Meat Is Murder

City Pages

On February 21, workers at the Minnesota Beef Industries factory in Buffalo Lake, about 75 miles west of the Twin Cities, were told to punch out and go home. The roughly 125 employees of the cattle processing plant, most of them Latino immigrants, initially thought that the plant would be shut down for just one day.

A month later, however, the slaughterhouse remains dormant. In a factory where some 370 cows are normally processed daily, not one carcass has come down the line since.

The employees have been left to twist in the wind, uncertain whether their jobs will ever return. "We have more questions than we have answers," says Shane Bastian, an organizer with United Food and Commercial Workers Local 789, which represents the workers. "Our position is, we want all the workers back to work as soon as possible."

There are a number of things contributing to the slaughterhouse's hard times. The threat of mad cow disease, a dwindling dairy industry in Minnesota, and claims of questionable management practices have all been touted as potential factors in the company's economic difficulties. But whatever the primary cause, the town of Buffalo Lake, with fewer than 800 residents, faces an uncertain future if the plant doesn't reopen.

Bill Gilger, Minnesota Beef's principal owner, pins the blame for the company's fiscal difficulties primarily on U.S. trade policy. Presently U.S. companies are prohibited from importing cattle from Canada that are more than 30 months old, owing to concerns about mad cow. And Minnesota Beef exclusively processes older cattle, primarily for the kosher foods market.

"If I can't buy any cattle out of Canada, it means I have to buy them all in the United States, and that means there's a crowding-out effect," Gilger says, noting that prior to the ban in 2003 he got roughly 20 percent of his supply from Canada. "The United States did nothing to protect its meatpacking industry."

Ronald Eustice, executive director of the Minnesota Beef Council, agrees that the Canadian ban has had a negative impact on cattle processing plants. But he argues that the most significant hurdle facing operations such as the Buffalo Lake plant is the decline of dairy farming in Minnesota. The number of dairy cows in the state has steadily dropped for decades. Because there are no longer ample stocks of aged dairy cows available locally, slaughterhouses must look farther afield for animals, thus driving up costs. In 1998 there were 555,000 dairy cows in the state, according to the U.S. Department of Agriculture. By 2004 that number had dropped to 465,000. "They are going farther and farther for animals because there are fewer animals available in our own backyard," says Eustice.

Because of this somewhat perilous economic crunch, in 2004 Minnesota Beef secured $4 million in state money from the Minnesota Department of Economic Development. The 20-year loan, used to modernize and upgrade the kill floor, was supposed to ensure that the processing plant would continue operating for the considerable future. But by the time the renovation was complete, in May of last year, Gilger says his business was already stressed by the fear of mad cow disease. "Our timing was just absolutely horrific," he notes.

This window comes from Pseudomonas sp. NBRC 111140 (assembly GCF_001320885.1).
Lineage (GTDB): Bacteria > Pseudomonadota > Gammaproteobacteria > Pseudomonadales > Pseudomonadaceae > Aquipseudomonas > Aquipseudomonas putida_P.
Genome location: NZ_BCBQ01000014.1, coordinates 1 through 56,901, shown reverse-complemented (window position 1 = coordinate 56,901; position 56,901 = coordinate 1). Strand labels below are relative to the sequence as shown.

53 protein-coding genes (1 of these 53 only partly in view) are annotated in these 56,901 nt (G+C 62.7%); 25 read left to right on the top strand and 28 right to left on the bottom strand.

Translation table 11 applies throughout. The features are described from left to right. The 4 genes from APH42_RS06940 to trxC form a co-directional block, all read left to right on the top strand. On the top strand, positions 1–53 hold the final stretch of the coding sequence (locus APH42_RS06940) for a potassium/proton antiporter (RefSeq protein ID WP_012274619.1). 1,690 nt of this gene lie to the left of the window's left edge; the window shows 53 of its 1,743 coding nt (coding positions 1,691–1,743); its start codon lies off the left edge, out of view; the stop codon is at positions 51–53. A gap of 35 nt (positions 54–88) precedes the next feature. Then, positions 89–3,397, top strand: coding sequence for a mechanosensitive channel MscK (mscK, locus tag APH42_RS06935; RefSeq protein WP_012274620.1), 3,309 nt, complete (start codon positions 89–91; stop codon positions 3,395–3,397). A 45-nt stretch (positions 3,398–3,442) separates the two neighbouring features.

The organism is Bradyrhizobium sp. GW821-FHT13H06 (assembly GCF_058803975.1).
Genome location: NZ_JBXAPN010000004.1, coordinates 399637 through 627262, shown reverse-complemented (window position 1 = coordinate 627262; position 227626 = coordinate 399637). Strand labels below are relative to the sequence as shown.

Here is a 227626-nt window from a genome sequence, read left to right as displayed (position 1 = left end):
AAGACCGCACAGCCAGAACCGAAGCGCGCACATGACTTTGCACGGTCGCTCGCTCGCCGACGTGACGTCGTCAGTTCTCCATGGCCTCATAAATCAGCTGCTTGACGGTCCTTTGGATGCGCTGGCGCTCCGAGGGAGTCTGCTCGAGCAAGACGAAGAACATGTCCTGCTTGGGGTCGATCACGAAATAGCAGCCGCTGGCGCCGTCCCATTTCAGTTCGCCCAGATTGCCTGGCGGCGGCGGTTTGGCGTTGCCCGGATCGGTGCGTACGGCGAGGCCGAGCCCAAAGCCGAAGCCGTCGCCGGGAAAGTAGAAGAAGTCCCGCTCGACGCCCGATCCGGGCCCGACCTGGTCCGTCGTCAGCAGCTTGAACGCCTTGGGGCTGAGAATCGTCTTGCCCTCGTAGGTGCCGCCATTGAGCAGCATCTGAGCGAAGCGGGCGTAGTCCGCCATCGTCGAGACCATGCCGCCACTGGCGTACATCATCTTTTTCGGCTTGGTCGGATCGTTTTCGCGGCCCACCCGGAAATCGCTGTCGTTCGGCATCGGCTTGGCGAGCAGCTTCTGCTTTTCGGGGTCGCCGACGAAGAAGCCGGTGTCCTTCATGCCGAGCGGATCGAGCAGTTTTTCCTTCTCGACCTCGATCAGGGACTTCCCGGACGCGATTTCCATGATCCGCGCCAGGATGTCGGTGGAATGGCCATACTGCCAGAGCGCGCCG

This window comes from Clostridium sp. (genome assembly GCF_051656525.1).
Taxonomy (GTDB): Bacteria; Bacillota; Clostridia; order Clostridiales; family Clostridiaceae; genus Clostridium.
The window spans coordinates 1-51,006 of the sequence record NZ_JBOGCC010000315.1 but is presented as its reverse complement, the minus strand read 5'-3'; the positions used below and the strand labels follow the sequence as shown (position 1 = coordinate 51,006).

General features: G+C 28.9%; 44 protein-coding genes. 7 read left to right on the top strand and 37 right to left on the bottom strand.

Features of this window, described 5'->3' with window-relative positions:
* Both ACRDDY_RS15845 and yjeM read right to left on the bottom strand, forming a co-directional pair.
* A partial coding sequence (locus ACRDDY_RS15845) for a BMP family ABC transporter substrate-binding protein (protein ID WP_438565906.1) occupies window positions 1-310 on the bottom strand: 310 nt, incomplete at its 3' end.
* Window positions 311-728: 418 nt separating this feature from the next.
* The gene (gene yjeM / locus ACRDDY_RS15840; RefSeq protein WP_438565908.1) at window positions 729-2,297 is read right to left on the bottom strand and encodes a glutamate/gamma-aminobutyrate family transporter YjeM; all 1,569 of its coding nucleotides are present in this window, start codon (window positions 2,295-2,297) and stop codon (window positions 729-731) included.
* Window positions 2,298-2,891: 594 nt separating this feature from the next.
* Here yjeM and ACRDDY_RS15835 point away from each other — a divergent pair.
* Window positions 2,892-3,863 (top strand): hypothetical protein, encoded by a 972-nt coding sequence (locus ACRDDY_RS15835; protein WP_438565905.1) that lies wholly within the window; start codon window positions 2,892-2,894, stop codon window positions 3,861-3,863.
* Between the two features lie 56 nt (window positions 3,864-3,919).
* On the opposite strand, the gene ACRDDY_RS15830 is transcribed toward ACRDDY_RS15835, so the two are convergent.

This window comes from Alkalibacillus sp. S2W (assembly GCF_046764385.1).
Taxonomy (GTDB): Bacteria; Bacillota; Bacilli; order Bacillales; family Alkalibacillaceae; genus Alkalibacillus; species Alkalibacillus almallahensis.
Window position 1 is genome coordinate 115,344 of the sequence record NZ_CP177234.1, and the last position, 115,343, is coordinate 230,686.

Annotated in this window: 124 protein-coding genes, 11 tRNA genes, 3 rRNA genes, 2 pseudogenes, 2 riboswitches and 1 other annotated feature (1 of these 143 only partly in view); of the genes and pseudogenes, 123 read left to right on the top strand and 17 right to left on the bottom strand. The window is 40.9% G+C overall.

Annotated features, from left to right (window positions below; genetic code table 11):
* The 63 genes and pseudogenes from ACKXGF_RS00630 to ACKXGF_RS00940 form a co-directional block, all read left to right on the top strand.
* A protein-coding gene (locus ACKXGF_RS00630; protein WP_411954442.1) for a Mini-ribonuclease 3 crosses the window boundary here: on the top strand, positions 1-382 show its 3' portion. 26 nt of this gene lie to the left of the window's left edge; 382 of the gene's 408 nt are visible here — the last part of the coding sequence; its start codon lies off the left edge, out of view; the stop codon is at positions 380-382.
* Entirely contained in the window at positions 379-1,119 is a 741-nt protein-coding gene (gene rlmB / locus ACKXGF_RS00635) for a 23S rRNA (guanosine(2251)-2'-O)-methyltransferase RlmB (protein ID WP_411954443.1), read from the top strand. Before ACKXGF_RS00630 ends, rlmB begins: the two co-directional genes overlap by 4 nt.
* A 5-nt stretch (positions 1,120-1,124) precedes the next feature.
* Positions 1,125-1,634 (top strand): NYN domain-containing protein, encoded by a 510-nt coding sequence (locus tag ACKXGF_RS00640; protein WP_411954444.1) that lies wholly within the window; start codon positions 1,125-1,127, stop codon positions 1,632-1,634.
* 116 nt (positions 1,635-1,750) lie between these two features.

In addition to the nearly $4 million still owed to the state, Minnesota Beef is also in arrears to the city of Buffalo Lake for a substantial amount of cash. According to Mayor Joyce Nyhus, the town is owed more than $500,000 by the company, primarily for costs associated with a wastewater treatment facility that the plant needs to operate. "He has to find somebody with some deep pockets who sees the potential in what he has accomplished out here thus far," Nyhus says of Gilger. As of last week, she says, there were two investors who had shown interest in the plant.

Complicating matters for Minnesota Beef is the fact that earlier this month the company was sued in U.S. District Court for allegedly not properly compensating its hourly employees. The lawsuit charges that Minnesota Beef does not pay employees for the time spent putting on and removing equipment that is required to keep the workers, as well as the meat, safe. According to the civil complaint filed on behalf of hourly workers at the plant, this can add up to as much as three hours of uncompensated work per week.

In November, the U.S. Supreme Court heard a pair of cases involving workers at a beef slaughterhouse in California and a turkey processing plant in Maine. The high court ruled that companies are required to pay employees for the time dealing with safety equipment. Timothy Flemming, a Washington, D.C.-based attorney who worked on both the Maine case and the one currently pending against Minnesota Beef, says that the situations are directly analogous. "I think that the Supreme Court pretty much cleared out the area and that the ruling should be fairly easily applied," he says.

However, Gilger insists that there is zero substance to the claim and that his hourly employees have always been paid for their time spent putting on and removing safety equipment. "It's an entirely frivolous lawsuit," he says.

The uncertainty about the processing plant's future has led to widespread anxiety in Buffalo Lake. According to the Buffalo Lake Hector School District, a dozen students have dropped out of classes since December. Officials fear that an equal number of additional students will depart if the plant stays closed. "Our rural schools are really fighting to keep enrollment numbers at their highest possible," Mayor Nyhus notes, "because otherwise you've got to close the building."

Nyhus further notes that some locals fail to appreciate the positive impact that Hispanic immigrants have had on the community. "A lot of folks locally don't see the big picture," she says. "It's like, 'Well, the Hispanics came up here, now they can go back.'"

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